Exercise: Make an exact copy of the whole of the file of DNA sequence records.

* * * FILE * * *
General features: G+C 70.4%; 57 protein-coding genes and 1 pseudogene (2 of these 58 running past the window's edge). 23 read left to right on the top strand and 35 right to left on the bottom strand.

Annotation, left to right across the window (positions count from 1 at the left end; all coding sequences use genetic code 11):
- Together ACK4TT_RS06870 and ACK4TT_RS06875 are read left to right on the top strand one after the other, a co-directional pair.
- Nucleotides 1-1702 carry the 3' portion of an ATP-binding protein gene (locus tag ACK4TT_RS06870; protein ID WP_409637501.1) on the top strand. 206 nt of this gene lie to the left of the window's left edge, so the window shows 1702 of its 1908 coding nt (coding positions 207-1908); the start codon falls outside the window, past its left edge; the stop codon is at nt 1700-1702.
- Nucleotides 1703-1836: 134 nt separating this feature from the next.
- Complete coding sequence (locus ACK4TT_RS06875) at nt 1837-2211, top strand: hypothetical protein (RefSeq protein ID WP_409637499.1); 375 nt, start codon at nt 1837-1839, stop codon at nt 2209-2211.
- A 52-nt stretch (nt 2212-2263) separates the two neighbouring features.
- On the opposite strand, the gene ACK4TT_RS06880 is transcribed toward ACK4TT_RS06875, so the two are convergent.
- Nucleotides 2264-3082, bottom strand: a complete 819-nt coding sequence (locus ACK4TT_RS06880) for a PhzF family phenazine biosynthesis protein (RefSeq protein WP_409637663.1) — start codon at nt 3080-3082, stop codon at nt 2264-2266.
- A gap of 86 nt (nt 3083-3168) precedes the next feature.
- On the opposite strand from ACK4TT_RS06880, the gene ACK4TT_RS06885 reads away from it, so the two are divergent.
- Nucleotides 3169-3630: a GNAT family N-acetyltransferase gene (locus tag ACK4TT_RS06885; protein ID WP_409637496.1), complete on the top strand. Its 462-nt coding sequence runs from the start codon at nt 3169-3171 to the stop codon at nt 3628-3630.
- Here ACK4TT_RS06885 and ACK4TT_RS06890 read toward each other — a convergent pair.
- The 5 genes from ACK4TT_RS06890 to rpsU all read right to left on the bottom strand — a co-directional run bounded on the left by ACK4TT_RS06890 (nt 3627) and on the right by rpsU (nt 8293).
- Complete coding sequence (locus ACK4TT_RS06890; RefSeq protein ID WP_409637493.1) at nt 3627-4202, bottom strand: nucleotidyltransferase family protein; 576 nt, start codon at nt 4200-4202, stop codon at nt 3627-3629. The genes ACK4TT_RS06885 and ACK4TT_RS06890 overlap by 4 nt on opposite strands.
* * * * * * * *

General features: G+C 70.4%; 57 protein-coding genes and 1 pseudogene (2 of these 58 running past the window's edge). 23 read left to right on the top strand and 35 right to left on the bottom strand.

Annotation, left to right across the window (positions count from 1 at the left end; all coding sequences use genetic code 11):
- Together ACK4TT_RS06870 and ACK4TT_RS06875 are read left to right on the top strand one after the other, a co-directional pair.
- Nucleotides 1-1702 carry the 3' portion of an ATP-binding protein gene (locus tag ACK4TT_RS06870; protein ID WP_409637501.1) on the top strand. 206 nt of this gene lie to the left of the window's left edge, so the window shows 1702 of its 1908 coding nt (coding positions 207-1908); the start codon falls outside the window, past its left edge; the stop codon is at nt 1700-1702.
- Nucleotides 1703-1836: 134 nt separating this feature from the next.
- Complete coding sequence (locus ACK4TT_RS06875) at nt 1837-2211, top strand: hypothetical protein (RefSeq protein ID WP_409637499.1); 375 nt, start codon at nt 1837-1839, stop codon at nt 2209-2211.
- A 52-nt stretch (nt 2212-2263) separates the two neighbouring features.
- On the opposite strand, the gene ACK4TT_RS06880 is transcribed toward ACK4TT_RS06875, so the two are convergent.
- Nucleotides 2264-3082, bottom strand: a complete 819-nt coding sequence (locus ACK4TT_RS06880) for a PhzF family phenazine biosynthesis protein (RefSeq protein WP_409637663.1) — start codon at nt 3080-3082, stop codon at nt 2264-2266.
- A gap of 86 nt (nt 3083-3168) precedes the next feature.
- On the opposite strand from ACK4TT_RS06880, the gene ACK4TT_RS06885 reads away from it, so the two are divergent.
- Nucleotides 3169-3630: a GNAT family N-acetyltransferase gene (locus tag ACK4TT_RS06885; protein ID WP_409637496.1), complete on the top strand. Its 462-nt coding sequence runs from the start codon at nt 3169-3171 to the stop codon at nt 3628-3630.
- Here ACK4TT_RS06885 and ACK4TT_RS06890 read toward each other — a convergent pair.
- The 5 genes from ACK4TT_RS06890 to rpsU all read right to left on the bottom strand — a co-directional run bounded on the left by ACK4TT_RS06890 (nt 3627) and on the right by rpsU (nt 8293).
- Complete coding sequence (locus ACK4TT_RS06890; RefSeq protein ID WP_409637493.1) at nt 3627-4202, bottom strand: nucleotidyltransferase family protein; 576 nt, start codon at nt 4200-4202, stop codon at nt 3627-3629. The genes ACK4TT_RS06885 and ACK4TT_RS06890 overlap by 4 nt on opposite strands.